Duncan v. Louisiana, 391 U.S. 145; 88 S. Ct. 1444; 20 L. Ed. 491 (1968)

Duncan v. Louisiana, 391 U.S. 145; 88 S. Ct. 1444; 20 L. Ed. 491 (1968)

Facts—Duncan, a black youth, was convicted of simple battery, a misdemeanor punishable by two years’ imprisonment and a $300 fine. He had slapped a white youth and was sentenced in a Louisiana parish court to sixty days and $150 fine. The Court denied Duncan’s request for a jury trial because the Louisiana Constitution granted such trials only in capital punishment cases or in cases of imprisonment at hard labor. Duncan contended that in sentences of two years or more, the Sixth and Fourteenth Amendments secured citizens the right of a jury trial.

Question—Must Louisiana grant criminal defendants a jury trial, under the Sixth and Fourteenth Amendments?


ReasonsJ. White (7–2). The Fourteenth Amendment denies the states the power to “deprive any person of life, liberty, or property, without due process of law,” and in determining the meaning of this language the Court looks for guidance to the Bill of Rights. The Court has already held that many of these rights are protected against state action by the due process clause of the Fourteenth Amendment. “We believe that trial by jury in criminal cases is fundamental to the American scheme of justice. We hold that the Fourteenth Amendment guarantees a right of jury trial in all criminal cases which—were they to be tried in a federal court—would come within the Sixth Amendment’s guarantee. Since we consider the appeal before us to be such a case, we hold that the Constitution was violated when Duncan’s demand for jury trial was refused. The nation has a deep commitment to the right of jury trial and is reluctant to entrust plenary powers over the life and liberty of the citizen to one judge or to a group of judges.”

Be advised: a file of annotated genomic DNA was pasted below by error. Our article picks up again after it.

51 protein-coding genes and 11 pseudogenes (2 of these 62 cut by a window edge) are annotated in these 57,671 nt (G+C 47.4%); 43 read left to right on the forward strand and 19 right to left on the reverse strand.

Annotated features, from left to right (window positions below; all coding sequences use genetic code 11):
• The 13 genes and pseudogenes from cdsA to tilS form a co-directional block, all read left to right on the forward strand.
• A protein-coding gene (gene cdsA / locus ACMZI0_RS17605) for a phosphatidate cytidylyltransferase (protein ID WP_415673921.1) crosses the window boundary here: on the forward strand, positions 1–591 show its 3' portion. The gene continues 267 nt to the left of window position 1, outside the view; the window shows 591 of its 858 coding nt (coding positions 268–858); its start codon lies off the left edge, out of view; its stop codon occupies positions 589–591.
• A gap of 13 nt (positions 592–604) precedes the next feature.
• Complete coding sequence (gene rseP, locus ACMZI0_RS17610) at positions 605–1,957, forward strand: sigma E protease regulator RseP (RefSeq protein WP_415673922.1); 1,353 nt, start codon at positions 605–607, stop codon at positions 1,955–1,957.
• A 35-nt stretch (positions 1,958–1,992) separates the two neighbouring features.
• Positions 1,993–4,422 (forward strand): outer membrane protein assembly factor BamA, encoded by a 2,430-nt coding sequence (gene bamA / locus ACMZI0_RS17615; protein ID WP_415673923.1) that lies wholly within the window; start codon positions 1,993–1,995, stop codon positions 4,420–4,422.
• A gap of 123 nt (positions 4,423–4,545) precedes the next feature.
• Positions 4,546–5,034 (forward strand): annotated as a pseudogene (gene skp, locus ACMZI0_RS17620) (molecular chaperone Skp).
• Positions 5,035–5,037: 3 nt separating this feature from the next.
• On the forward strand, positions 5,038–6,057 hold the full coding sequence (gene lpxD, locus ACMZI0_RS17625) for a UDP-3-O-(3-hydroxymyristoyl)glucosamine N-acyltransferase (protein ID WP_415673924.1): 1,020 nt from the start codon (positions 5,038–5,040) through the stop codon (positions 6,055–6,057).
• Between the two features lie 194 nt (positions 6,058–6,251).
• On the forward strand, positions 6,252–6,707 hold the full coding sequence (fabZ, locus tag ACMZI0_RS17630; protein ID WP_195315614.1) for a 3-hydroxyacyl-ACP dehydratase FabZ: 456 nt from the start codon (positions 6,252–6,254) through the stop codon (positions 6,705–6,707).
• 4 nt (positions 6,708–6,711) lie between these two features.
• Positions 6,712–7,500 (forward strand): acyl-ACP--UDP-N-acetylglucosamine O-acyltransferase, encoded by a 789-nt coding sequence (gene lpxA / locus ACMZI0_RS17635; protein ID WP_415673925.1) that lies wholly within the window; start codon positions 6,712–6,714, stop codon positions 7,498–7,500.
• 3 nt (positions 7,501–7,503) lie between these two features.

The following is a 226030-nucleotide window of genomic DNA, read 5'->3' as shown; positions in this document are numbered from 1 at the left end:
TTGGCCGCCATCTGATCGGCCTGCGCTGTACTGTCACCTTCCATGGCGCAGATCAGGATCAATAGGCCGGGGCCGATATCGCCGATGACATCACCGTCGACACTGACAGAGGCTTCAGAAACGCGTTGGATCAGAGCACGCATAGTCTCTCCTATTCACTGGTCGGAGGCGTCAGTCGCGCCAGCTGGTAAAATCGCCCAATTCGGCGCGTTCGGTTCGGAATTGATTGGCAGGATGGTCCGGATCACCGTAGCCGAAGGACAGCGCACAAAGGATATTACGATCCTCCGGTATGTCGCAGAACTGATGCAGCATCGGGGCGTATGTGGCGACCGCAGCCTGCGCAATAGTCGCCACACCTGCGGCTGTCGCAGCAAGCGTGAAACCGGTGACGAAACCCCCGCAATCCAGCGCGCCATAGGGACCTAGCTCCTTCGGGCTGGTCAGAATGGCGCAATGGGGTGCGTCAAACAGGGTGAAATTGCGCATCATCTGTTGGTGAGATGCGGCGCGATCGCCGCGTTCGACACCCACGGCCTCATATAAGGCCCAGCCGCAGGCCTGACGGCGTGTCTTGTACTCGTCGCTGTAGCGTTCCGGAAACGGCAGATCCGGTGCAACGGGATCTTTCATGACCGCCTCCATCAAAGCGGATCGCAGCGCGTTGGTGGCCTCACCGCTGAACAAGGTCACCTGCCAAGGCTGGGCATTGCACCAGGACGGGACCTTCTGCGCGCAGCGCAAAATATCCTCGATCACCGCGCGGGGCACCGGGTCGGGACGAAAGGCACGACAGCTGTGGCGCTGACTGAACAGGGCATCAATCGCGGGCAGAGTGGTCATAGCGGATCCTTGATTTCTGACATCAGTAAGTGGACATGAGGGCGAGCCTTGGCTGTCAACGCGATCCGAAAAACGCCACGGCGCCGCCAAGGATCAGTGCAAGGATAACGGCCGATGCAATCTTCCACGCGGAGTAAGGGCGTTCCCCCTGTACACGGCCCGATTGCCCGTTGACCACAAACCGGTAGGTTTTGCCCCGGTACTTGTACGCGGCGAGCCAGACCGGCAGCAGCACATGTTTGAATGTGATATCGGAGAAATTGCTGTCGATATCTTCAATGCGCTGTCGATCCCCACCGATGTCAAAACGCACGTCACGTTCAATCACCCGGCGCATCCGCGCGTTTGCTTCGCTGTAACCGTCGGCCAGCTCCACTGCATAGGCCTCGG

J. Harlan argued in dissent that the majority did not give due deference to state rules of criminal procedure.

Note—This decision reversed Jordan v. Massachusetts, 225 U.S. 167 (1912) and Maxwell v. Dow, 176 U.S. 581 (1900).

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